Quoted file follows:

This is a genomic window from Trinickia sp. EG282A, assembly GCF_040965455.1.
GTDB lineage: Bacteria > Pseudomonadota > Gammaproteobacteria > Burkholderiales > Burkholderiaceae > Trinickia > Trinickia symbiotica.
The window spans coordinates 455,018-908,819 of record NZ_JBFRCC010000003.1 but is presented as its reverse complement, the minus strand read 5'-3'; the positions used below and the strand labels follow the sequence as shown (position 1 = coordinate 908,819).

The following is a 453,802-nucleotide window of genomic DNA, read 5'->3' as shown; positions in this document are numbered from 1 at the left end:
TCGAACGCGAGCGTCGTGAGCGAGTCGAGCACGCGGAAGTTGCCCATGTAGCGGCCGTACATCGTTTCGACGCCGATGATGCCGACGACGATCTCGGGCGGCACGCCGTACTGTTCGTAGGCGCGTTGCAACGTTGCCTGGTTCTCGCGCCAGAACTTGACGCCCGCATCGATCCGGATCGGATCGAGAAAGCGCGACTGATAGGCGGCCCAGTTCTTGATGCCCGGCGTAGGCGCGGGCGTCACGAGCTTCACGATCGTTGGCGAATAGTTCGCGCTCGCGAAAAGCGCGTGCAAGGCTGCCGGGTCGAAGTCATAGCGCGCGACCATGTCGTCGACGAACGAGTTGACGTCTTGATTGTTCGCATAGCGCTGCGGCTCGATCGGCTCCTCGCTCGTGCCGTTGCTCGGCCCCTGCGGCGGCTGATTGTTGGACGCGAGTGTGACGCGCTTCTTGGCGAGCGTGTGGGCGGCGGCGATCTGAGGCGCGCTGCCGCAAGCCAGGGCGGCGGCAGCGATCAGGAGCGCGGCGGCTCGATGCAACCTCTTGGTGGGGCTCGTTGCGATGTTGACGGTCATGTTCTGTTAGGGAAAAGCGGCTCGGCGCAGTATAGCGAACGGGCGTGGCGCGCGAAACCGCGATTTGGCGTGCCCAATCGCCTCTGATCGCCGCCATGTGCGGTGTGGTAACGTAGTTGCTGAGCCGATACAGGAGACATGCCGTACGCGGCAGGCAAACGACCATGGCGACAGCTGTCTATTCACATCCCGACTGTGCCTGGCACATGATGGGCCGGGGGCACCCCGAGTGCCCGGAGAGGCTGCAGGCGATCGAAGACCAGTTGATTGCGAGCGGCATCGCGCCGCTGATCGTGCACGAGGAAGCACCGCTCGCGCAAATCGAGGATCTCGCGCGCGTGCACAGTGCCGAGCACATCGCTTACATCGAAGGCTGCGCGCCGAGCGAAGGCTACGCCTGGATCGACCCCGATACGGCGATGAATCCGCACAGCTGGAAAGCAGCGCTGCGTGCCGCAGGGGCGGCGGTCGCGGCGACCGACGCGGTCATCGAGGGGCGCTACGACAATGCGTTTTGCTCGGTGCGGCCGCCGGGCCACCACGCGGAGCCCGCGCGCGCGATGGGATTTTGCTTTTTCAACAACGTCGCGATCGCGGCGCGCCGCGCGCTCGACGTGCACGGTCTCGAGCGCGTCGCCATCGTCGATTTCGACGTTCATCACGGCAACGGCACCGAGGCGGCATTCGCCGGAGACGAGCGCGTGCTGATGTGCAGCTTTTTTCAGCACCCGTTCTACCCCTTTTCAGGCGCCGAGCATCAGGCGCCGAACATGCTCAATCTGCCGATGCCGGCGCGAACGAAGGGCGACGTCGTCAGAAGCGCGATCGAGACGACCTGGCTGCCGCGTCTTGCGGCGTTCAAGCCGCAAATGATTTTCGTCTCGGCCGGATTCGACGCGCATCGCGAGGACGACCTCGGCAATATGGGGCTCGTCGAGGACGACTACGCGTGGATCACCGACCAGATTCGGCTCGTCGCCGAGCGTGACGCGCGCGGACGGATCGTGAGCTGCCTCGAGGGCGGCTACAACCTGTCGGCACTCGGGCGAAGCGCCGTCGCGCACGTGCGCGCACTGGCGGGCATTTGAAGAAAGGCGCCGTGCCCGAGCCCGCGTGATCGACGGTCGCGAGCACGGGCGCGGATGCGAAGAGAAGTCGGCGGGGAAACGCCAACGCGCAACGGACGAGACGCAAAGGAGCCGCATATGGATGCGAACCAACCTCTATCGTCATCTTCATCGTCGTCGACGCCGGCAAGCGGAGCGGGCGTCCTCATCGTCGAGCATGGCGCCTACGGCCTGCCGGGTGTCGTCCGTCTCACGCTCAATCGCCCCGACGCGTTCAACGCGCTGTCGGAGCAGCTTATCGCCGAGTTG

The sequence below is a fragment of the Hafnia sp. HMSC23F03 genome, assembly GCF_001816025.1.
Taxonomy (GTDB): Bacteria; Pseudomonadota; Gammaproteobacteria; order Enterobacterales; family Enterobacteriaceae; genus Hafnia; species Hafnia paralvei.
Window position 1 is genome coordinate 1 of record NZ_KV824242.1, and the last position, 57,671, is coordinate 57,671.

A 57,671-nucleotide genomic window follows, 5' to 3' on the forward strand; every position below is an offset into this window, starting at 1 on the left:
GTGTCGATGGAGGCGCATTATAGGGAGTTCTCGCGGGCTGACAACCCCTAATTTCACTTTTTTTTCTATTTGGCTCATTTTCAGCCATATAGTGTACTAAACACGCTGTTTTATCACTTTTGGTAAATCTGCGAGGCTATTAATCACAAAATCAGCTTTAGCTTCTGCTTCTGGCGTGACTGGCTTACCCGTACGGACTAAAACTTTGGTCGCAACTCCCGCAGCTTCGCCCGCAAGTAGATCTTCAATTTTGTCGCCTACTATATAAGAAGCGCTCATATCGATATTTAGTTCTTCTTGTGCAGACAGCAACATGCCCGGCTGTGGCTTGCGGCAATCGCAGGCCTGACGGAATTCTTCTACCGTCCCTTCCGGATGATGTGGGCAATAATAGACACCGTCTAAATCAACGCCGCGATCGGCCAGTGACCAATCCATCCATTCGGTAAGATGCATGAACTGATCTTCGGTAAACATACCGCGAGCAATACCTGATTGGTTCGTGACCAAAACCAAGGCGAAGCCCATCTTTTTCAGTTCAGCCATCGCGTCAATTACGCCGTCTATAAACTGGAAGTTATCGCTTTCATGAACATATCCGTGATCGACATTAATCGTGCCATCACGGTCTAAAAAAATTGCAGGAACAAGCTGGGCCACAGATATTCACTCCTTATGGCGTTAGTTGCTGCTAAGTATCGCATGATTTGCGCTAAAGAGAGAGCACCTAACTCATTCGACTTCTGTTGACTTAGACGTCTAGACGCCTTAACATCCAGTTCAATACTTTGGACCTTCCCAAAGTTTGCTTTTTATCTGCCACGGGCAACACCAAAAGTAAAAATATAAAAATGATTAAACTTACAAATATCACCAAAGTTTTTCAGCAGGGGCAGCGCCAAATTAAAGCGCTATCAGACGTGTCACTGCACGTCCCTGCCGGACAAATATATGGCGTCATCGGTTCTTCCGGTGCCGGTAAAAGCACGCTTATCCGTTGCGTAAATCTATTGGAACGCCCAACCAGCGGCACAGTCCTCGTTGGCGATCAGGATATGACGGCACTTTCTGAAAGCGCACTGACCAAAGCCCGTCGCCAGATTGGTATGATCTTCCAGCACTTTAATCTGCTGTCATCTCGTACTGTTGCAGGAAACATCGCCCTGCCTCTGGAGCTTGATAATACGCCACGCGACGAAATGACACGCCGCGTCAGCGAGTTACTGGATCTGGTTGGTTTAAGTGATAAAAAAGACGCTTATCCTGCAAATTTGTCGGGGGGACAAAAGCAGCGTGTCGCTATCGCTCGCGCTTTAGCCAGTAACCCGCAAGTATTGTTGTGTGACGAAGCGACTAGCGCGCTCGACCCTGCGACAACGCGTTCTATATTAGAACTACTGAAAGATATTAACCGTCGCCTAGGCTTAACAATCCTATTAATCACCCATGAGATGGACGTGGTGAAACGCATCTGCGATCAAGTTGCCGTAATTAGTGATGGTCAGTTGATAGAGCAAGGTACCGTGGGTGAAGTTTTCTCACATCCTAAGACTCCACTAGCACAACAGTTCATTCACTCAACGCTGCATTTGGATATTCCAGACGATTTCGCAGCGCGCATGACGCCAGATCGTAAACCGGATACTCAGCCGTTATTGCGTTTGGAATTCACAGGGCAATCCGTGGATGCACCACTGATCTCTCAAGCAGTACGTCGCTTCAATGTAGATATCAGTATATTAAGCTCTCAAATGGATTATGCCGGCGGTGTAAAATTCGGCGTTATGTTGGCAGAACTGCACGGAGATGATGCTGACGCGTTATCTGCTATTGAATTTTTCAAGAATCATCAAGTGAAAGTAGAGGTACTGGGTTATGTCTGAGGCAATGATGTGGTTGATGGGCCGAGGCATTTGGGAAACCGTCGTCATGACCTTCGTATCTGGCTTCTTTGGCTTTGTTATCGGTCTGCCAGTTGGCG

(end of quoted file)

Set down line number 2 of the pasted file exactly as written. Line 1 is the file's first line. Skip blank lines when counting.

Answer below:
GTDB lineage: Bacteria > Pseudomonadota > Gammaproteobacteria > Burkholderiales > Burkholderiaceae > Trinickia > Trinickia symbiotica.